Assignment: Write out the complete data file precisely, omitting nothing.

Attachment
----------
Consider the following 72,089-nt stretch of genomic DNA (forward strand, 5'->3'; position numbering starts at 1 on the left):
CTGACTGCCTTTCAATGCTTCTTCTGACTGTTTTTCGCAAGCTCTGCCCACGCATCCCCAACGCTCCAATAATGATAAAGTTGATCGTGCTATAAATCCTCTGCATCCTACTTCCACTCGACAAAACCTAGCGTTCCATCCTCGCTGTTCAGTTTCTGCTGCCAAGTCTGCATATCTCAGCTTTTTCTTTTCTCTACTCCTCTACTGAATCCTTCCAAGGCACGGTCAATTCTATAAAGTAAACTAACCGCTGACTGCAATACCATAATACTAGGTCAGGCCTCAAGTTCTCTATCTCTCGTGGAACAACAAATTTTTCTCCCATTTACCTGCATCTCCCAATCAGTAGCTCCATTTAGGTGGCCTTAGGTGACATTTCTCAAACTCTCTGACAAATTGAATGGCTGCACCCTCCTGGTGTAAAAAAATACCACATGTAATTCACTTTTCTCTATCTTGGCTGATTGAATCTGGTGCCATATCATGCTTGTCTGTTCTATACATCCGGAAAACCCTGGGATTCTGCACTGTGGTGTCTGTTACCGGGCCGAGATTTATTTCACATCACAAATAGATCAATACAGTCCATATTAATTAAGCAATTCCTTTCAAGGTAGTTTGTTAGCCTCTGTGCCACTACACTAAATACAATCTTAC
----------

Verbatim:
Consider the following 72,089-nt stretch of genomic DNA (forward strand, 5'->3'; position numbering starts at 1 on the left):
CTGACTGCCTTTCAATGCTTCTTCTGACTGTTTTTCGCAAGCTCTGCCCACGCATCCCCAACGCTCCAATAATGATAAAGTTGATCGTGCTATAAATCCTCTGCATCCTACTTCCACTCGACAAAACCTAGCGTTCCATCCTCGCTGTTCAGTTTCTGCTGCCAAGTCTGCATATCTCAGCTTTTTCTTTTCTCTACTCCTCTACTGAATCCTTCCAAGGCACGGTCAATTCTATAAAGTAAACTAACCGCTGACTGCAATACCATAATACTAGGTCAGGCCTCAAGTTCTCTATCTCTCGTGGAACAACAAATTTTTCTCCCATTTACCTGCATCTCCCAATCAGTAGCTCCATTTAGGTGGCCTTAGGTGACATTTCTCAAACTCTCTGACAAATTGAATGGCTGCACCCTCCTGGTGTAAAAAAATACCACATGTAATTCACTTTTCTCTATCTTGGCTGATTGAATCTGGTGCCATATCATGCTTGTCTGTTCTATACATCCGGAAAACCCTGGGATTCTGCACTGTGGTGTCTGTTACCGGGCCGAGATTTATTTCACATCACAAATAGATCAATACAGTCCATATTAATTAAGCAATTCCTTTCAAGGTAGTTTGTTAGCCTCTGTGCCACTACACTAAATACAATCTTAC